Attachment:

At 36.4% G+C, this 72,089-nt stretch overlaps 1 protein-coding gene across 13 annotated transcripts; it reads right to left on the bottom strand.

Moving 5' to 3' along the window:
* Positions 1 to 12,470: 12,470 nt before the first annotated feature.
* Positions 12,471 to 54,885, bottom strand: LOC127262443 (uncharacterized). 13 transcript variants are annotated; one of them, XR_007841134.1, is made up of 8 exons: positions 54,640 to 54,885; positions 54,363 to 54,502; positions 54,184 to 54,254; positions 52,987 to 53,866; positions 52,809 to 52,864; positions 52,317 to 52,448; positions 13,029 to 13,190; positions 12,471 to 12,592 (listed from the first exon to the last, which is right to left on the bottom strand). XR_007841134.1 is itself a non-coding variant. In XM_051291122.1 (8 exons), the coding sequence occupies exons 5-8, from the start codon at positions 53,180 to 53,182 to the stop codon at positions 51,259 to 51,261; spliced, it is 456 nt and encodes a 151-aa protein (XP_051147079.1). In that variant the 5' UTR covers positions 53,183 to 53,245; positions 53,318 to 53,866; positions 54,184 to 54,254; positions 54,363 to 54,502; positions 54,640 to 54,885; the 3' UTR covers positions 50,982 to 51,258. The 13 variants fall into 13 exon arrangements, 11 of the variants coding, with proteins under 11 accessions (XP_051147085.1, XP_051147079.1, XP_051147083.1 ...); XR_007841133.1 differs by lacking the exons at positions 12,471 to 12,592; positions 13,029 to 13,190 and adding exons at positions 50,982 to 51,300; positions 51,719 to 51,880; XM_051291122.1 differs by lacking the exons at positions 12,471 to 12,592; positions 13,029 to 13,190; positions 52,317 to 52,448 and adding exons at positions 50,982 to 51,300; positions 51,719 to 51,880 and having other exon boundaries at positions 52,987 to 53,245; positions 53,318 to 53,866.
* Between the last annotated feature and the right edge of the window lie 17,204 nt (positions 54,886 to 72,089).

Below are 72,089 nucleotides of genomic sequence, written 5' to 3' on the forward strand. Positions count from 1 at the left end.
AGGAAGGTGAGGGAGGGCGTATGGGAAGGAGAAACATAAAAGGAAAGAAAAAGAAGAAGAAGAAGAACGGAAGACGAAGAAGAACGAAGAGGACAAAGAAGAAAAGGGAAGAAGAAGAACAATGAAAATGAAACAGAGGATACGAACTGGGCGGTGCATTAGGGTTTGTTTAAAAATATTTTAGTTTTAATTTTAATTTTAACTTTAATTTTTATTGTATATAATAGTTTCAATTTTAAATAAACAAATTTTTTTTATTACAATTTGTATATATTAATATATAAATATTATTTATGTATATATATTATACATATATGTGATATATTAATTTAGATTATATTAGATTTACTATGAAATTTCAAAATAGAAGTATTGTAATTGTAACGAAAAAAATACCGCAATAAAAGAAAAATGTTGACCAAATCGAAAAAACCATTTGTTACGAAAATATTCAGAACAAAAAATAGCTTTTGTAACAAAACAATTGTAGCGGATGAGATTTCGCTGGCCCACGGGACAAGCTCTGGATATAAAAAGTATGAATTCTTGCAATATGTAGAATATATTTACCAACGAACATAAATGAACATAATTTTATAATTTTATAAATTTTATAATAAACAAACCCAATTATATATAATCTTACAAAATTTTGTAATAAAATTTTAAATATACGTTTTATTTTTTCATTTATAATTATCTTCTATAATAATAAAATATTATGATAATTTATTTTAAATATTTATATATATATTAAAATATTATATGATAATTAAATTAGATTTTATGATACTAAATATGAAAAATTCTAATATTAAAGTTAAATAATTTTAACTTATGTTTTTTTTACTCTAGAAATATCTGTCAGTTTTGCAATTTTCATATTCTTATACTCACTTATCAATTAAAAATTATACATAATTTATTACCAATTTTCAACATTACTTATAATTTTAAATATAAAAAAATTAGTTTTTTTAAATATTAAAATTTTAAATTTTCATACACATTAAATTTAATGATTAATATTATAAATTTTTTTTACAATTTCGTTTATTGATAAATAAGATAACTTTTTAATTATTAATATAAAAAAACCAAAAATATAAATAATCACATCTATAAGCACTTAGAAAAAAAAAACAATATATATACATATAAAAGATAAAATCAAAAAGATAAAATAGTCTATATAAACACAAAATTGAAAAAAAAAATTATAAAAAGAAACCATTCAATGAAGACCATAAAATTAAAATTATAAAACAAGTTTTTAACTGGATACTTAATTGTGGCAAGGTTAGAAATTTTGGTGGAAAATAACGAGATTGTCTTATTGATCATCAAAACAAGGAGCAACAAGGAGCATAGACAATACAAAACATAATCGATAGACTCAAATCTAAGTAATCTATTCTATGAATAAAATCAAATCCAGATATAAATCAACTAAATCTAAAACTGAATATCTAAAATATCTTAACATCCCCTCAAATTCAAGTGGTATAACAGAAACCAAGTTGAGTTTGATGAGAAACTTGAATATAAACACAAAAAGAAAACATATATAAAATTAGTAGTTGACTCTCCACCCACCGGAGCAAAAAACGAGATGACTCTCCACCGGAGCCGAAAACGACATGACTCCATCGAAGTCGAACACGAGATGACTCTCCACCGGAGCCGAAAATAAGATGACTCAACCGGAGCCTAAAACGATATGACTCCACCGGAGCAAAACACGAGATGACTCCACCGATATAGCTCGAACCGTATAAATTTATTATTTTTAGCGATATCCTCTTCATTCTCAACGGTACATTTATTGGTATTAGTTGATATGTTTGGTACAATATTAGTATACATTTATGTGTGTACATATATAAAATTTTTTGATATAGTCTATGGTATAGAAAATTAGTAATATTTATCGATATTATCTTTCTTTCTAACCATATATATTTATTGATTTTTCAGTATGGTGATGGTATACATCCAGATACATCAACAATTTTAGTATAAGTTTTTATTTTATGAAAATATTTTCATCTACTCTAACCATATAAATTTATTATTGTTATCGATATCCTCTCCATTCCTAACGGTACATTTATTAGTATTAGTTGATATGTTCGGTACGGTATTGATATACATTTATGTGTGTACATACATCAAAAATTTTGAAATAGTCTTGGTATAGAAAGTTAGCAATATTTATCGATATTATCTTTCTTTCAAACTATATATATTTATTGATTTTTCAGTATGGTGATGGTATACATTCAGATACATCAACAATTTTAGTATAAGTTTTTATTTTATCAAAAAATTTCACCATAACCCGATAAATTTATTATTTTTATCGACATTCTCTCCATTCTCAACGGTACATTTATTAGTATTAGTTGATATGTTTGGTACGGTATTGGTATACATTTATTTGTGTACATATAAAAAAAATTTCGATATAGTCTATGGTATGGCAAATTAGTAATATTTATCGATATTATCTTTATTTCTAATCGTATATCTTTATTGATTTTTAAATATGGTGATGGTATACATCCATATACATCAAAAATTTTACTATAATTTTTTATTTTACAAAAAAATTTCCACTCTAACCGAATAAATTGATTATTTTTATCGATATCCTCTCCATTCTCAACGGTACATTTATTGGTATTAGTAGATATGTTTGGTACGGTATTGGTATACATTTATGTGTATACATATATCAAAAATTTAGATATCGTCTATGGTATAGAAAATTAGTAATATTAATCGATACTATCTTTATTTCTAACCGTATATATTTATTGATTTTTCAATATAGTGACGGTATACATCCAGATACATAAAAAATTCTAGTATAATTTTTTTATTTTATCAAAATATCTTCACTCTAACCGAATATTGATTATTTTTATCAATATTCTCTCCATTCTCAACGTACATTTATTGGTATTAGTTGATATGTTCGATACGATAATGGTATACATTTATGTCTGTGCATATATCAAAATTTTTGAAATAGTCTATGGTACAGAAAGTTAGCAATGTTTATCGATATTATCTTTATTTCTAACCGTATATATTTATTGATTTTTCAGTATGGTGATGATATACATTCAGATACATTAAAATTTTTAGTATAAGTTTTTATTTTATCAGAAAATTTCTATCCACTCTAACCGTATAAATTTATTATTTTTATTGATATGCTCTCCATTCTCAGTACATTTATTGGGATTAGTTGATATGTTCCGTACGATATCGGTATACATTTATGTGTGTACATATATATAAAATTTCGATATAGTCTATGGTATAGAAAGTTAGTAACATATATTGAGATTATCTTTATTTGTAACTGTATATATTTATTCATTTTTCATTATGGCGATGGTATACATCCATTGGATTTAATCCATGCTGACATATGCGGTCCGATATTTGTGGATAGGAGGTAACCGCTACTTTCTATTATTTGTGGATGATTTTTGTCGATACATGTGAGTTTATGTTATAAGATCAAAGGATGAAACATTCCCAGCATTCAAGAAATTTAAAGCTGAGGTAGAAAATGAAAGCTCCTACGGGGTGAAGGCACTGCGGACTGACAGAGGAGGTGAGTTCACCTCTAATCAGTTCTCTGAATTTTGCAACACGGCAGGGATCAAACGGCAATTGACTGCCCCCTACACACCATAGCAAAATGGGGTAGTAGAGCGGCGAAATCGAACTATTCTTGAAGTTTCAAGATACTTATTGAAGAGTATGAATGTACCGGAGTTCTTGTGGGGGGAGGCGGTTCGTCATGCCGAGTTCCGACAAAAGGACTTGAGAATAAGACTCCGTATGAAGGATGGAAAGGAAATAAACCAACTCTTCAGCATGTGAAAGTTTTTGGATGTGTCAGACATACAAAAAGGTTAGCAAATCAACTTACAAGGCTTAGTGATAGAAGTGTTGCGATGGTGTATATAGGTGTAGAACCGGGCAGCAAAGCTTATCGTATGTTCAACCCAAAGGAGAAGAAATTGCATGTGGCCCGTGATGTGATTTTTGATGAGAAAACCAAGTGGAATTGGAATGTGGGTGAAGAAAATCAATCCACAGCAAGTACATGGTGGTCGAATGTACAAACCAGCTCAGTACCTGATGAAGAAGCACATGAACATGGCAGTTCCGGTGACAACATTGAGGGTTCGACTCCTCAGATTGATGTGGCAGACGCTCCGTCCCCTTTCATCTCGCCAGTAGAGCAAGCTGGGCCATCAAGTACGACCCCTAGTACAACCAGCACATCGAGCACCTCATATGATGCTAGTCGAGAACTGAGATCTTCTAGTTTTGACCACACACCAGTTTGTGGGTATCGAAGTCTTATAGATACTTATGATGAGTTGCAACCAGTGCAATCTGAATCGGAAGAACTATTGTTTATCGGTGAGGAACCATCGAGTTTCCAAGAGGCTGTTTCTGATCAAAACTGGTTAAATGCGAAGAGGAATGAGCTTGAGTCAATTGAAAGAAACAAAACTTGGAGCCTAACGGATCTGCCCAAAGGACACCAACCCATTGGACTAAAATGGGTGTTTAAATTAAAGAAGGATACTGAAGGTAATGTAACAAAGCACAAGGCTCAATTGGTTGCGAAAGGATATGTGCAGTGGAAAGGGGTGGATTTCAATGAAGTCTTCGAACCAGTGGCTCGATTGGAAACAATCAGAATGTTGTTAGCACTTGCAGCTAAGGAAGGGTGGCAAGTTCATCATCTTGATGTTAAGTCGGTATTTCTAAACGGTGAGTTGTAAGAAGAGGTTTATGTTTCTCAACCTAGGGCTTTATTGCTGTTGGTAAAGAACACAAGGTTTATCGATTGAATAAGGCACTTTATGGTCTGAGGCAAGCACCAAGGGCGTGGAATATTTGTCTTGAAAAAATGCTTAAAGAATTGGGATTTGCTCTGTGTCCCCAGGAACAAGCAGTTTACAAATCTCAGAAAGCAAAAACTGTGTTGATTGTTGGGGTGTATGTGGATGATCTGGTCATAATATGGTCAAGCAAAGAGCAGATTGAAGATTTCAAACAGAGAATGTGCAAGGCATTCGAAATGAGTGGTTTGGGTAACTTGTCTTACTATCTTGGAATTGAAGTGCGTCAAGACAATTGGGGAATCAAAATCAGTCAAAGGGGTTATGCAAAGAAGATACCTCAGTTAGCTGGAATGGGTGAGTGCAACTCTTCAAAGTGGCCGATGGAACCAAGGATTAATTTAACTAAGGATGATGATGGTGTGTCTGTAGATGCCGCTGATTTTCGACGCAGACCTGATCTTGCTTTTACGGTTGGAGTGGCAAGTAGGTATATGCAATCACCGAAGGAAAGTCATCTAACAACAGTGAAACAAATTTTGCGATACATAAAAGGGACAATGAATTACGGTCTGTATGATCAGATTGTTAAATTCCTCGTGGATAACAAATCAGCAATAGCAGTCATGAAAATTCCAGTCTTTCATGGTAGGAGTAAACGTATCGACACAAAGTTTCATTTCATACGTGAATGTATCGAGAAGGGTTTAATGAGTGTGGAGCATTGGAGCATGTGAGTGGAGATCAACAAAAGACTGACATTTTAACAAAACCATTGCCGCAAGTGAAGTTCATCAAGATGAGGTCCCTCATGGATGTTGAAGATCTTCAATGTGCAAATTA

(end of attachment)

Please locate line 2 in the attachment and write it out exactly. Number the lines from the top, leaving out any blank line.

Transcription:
Moving 5' to 3' along the window: